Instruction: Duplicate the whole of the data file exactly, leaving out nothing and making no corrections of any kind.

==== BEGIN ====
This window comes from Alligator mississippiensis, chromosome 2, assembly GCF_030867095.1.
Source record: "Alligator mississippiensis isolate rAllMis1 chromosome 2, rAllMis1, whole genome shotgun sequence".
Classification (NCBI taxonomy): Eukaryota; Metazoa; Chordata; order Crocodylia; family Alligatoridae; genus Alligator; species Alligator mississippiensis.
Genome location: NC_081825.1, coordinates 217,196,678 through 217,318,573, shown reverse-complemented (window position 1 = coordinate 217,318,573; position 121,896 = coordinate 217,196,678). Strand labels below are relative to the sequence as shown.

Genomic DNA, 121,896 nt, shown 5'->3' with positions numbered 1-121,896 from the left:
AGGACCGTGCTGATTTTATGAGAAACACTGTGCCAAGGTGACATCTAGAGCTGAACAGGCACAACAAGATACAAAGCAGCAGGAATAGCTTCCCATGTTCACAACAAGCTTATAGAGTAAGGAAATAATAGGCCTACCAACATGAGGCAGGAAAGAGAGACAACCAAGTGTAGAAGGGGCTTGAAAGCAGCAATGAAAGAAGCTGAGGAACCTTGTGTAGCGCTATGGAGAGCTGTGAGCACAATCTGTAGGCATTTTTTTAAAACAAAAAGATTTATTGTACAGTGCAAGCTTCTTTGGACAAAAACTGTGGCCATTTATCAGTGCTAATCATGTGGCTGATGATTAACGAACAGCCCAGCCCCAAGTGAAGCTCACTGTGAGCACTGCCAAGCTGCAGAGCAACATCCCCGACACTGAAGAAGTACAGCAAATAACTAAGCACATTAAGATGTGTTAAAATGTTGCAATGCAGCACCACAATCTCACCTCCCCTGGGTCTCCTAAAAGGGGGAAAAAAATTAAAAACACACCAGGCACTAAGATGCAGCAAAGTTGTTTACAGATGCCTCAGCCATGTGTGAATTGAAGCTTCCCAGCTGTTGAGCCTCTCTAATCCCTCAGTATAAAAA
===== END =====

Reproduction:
This window comes from Alligator mississippiensis, chromosome 2, assembly GCF_030867095.1.
Source record: "Alligator mississippiensis isolate rAllMis1 chromosome 2, rAllMis1, whole genome shotgun sequence".
Classification (NCBI taxonomy): Eukaryota; Metazoa; Chordata; order Crocodylia; family Alligatoridae; genus Alligator; species Alligator mississippiensis.
Genome location: NC_081825.1, coordinates 217,196,678 through 217,318,573, shown reverse-complemented (window position 1 = coordinate 217,318,573; position 121,896 = coordinate 217,196,678). Strand labels below are relative to the sequence as shown.

Genomic DNA, 121,896 nt, shown 5'->3' with positions numbered 1-121,896 from the left:
AGGACCGTGCTGATTTTATGAGAAACACTGTGCCAAGGTGACATCTAGAGCTGAACAGGCACAACAAGATACAAAGCAGCAGGAATAGCTTCCCATGTTCACAACAAGCTTATAGAGTAAGGAAATAATAGGCCTACCAACATGAGGCAGGAAAGAGAGACAACCAAGTGTAGAAGGGGCTTGAAAGCAGCAATGAAAGAAGCTGAGGAACCTTGTGTAGCGCTATGGAGAGCTGTGAGCACAATCTGTAGGCATTTTTTTAAAACAAAAAGATTTATTGTACAGTGCAAGCTTCTTTGGACAAAAACTGTGGCCATTTATCAGTGCTAATCATGTGGCTGATGATTAACGAACAGCCCAGCCCCAAGTGAAGCTCACTGTGAGCACTGCCAAGCTGCAGAGCAACATCCCCGACACTGAAGAAGTACAGCAAATAACTAAGCACATTAAGATGTGTTAAAATGTTGCAATGCAGCACCACAATCTCACCTCCCCTGGGTCTCCTAAAAGGGGGAAAAAAATTAAAAACACACCAGGCACTAAGATGCAGCAAAGTTGTTTACAGATGCCTCAGCCATGTGTGAATTGAAGCTTCCCAGCTGTTGAGCCTCTCTAATCCCTCAGTATAAAAA